At this point, Riot and Coke Zero aren't ready to delve into the details of the league's structure or the specific nature of Coke Zero's support for Challenger players, since the companies are still figuring it out. But the league will act as the "primary feeder league into the LCS," said Beck.

Here's where the sports analogy comes in. The most popular North American sports have organized amateur competition — whether that consists of college play (football and basketball) or semi-professional minor leagues (baseball and hockey) — that leads directly to the professional level.

The League of Legends system seems like it will function more akin to soccer in the U.K., where there's a single top tier (the English Premier League) and three divisions below it (Football League Championship, Football League One and Football League Two); all four levels consist of professional soccer teams. Clubs are promoted and relegated between those levels, as well as between the amateur tiers below them.

Riot has built the LCS into a global phenomenon that culminates in a spectacle that approaches the intensity of a real sporting event. Tomorrow's finals will take place at the Staples Center in Los Angeles in front of an expected crowd of 11,000 fans, with countless others following along through livestreams online. Riot and Coke Zero hope that their new league will prepare Challenger players for the big time, just like the aforementioned amateur and semi-pro sports leagues.

"This is the platform for players and teams to get noticed, right? The pros are going to have a deep bench of people to look for if they want to go recruit a star player on a [Challenger] team. And then there's going to also be teams that are challenging in the promotion series to see if they can crack the [LCS] scene," Beck explained.

Beck also pointed out that the Challenger players are "not going to be relative unknowns," thanks to the visibility provided by the league.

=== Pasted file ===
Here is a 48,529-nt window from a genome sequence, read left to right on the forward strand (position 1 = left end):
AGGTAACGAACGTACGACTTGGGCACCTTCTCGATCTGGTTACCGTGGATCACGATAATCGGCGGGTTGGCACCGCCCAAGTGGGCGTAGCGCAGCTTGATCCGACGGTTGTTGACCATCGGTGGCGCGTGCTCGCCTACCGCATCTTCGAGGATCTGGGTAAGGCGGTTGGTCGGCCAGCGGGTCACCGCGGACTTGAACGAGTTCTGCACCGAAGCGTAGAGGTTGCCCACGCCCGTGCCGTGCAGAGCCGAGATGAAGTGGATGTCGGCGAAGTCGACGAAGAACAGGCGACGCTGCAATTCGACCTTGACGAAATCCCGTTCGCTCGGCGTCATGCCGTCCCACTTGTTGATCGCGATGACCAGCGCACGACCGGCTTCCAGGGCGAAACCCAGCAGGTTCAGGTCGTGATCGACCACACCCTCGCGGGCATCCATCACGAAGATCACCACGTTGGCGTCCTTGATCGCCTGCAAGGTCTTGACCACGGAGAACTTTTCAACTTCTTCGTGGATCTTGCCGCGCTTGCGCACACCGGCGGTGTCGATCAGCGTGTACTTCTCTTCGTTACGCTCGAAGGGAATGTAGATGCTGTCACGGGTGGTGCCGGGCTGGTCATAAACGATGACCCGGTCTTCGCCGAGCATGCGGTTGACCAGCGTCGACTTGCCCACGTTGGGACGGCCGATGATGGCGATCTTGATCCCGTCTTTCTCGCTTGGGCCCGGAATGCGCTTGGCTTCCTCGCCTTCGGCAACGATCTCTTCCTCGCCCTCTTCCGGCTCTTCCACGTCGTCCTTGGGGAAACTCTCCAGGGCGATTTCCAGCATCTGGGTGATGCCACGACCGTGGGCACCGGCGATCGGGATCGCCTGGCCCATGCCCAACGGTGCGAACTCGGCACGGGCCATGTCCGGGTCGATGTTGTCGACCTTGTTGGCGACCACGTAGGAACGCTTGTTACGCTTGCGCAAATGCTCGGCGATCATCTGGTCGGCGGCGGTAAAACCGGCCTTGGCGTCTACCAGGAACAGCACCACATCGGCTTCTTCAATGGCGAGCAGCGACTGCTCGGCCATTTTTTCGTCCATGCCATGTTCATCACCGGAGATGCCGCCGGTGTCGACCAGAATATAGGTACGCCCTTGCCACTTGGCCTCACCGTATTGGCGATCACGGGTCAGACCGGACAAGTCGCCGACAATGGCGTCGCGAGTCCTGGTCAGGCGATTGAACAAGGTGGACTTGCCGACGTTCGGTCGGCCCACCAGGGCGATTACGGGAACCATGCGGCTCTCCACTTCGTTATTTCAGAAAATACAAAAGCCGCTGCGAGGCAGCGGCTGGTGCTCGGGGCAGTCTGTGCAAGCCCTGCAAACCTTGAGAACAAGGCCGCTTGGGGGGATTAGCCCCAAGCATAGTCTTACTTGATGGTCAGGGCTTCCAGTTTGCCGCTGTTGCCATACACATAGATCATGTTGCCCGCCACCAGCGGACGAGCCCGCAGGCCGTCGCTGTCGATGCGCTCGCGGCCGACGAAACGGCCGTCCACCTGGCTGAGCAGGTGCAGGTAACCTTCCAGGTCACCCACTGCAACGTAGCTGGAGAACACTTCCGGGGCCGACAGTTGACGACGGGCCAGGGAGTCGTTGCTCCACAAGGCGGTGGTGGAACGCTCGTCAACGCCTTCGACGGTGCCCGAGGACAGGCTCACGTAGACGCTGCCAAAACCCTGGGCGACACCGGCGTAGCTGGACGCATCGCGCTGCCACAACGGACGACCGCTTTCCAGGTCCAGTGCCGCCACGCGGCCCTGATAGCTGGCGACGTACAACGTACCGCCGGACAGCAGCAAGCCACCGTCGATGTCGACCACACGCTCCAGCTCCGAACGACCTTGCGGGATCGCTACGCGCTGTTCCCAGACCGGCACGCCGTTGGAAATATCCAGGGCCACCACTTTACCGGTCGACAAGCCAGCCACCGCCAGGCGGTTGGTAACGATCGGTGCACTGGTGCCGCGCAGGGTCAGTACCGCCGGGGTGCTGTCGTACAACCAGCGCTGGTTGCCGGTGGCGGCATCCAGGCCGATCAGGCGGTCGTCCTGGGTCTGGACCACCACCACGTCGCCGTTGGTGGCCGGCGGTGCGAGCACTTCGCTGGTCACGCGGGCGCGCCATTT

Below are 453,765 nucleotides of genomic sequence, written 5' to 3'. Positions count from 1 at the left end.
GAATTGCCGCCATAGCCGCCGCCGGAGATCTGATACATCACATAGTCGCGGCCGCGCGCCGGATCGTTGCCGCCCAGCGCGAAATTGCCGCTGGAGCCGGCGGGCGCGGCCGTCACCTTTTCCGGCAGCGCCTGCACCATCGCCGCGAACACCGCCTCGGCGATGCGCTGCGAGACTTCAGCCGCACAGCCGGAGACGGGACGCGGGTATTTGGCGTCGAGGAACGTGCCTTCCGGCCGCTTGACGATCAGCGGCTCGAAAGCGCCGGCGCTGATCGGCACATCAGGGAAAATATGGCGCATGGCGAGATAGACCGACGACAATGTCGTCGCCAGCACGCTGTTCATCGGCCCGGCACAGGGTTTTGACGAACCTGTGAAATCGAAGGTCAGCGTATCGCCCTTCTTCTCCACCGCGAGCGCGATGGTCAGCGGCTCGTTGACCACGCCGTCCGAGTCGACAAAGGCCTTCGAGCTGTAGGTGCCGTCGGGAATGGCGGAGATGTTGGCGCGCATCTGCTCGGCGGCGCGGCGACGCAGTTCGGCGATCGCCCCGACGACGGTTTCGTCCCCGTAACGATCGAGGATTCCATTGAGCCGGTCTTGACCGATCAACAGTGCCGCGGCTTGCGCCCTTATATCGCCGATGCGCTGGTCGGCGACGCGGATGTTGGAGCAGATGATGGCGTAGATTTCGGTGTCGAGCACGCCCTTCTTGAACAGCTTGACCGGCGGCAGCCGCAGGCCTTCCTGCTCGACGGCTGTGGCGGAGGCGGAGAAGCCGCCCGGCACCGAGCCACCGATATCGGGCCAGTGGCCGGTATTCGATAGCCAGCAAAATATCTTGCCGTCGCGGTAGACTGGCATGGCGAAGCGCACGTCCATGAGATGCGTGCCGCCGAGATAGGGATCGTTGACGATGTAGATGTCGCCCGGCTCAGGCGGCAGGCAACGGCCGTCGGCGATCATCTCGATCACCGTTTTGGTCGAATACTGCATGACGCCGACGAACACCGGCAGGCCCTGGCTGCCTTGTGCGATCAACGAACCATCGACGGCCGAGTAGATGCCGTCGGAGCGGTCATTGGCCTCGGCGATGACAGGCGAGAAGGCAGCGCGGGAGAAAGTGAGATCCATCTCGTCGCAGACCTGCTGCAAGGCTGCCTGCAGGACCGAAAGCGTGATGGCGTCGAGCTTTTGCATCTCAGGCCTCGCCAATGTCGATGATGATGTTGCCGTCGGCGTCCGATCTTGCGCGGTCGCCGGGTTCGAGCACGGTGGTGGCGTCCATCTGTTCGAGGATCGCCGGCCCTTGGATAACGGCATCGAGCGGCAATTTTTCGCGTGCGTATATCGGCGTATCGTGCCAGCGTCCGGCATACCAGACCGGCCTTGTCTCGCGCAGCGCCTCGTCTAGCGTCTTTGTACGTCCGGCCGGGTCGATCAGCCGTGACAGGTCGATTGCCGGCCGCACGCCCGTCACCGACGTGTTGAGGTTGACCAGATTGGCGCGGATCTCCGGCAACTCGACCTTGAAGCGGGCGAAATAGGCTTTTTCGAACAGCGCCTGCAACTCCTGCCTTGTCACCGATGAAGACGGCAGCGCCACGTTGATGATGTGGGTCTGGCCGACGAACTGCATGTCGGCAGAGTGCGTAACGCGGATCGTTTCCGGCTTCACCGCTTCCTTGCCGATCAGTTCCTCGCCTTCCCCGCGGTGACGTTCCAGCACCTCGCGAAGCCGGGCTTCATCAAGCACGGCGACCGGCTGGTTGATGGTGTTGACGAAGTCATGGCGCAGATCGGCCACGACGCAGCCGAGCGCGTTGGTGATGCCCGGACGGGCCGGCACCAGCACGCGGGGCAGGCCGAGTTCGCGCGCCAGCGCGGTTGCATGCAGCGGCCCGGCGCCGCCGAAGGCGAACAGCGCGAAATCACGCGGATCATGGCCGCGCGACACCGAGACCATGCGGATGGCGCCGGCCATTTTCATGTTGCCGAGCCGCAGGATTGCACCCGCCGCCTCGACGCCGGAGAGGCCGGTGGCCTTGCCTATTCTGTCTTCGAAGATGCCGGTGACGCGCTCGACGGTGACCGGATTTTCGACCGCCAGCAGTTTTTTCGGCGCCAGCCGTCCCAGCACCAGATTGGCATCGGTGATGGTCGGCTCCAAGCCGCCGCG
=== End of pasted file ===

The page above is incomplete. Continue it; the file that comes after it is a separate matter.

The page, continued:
"This is the platform for players and teams to get noticed"

"They're going to have fan bases now that are tuning in to watch their events," said Beck. "You get to see a similar dynamic with NCAA basketball or NCAA football, or guys that are coming into the pro scenes in the NBA or NFL: They already have tons of fans who are curious how they're going to compete at that next level, and we don't expect anything different with this league."

According to Beck, the Challenger league will be "more of an online activity, but there's certainly going to be live elements to it that we're really excited about"; he characterized it as an "LCS-lite." Riot anticipates that the league will only accelerate the growth of eSports, especially since it gives any League of Legends player a clear vision of how they might be able to turn their hobby into a career, and raises the profile of Challenger-level players.

"We want to make sure that these players' stories are heard," said Beck. "This is a good way to get fans and pros alike enamored with this new scene that's popping up."

Samit Sarkar is a reporter for the website. His most recent report was about how Gran Turismo is redefining car culture.